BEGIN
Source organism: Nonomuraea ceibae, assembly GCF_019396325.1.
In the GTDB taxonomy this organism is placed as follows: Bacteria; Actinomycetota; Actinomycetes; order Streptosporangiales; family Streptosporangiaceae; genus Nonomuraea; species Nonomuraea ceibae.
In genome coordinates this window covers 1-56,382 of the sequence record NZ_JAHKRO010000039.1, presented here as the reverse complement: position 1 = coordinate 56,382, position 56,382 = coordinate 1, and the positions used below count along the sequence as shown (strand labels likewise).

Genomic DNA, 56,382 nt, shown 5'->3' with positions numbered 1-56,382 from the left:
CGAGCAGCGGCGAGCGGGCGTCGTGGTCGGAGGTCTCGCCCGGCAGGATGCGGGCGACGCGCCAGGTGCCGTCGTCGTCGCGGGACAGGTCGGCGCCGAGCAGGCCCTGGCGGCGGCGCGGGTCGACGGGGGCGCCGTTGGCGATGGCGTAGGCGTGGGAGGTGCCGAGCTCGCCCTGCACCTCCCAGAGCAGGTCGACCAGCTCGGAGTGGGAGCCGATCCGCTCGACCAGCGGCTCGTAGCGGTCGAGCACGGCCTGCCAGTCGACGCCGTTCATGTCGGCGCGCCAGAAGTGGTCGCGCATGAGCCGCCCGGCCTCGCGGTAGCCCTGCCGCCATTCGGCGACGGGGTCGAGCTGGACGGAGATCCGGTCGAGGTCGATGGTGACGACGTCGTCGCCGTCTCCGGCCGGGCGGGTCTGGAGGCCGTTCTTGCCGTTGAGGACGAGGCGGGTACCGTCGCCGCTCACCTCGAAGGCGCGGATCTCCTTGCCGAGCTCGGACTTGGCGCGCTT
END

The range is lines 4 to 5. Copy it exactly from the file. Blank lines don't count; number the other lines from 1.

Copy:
Genomic DNA, 56,382 nt, shown 5'->3' with positions numbered 1-56,382 from the left:
CGAGCAGCGGCGAGCGGGCGTCGTGGTCGGAGGTCTCGCCCGGCAGGATGCGGGCGACGCGCCAGGTGCCGTCGTCGTCGCGGGACAGGTCGGCGCCGAGCAGGCCCTGGCGGCGGCGCGGGTCGACGGGGGCGCCGTTGGCGATGGCGTAGGCGTGGGAGGTGCCGAGCTCGCCCTGCACCTCCCAGAGCAGGTCGACCAGCTCGGAGTGGGAGCCGATCCGCTCGACCAGCGGCTCGTAGCGGTCGAGCACGGCCTGCCAGTCGACGCCGTTCATGTCGGCGCGCCAGAAGTGGTCGCGCATGAGCCGCCCGGCCTCGCGGTAGCCCTGCCGCCATTCGGCGACGGGGTCGAGCTGGACGGAGATCCGGTCGAGGTCGATGGTGACGACGTCGTCGCCGTCTCCGGCCGGGCGGGTCTGGAGGCCGTTCTTGCCGTTGAGGACGAGGCGGGTACCGTCGCCGCTCACCTCGAAGGCGCGGATCTCCTTGCCGAGCTCGGACTTGGCGCGCTT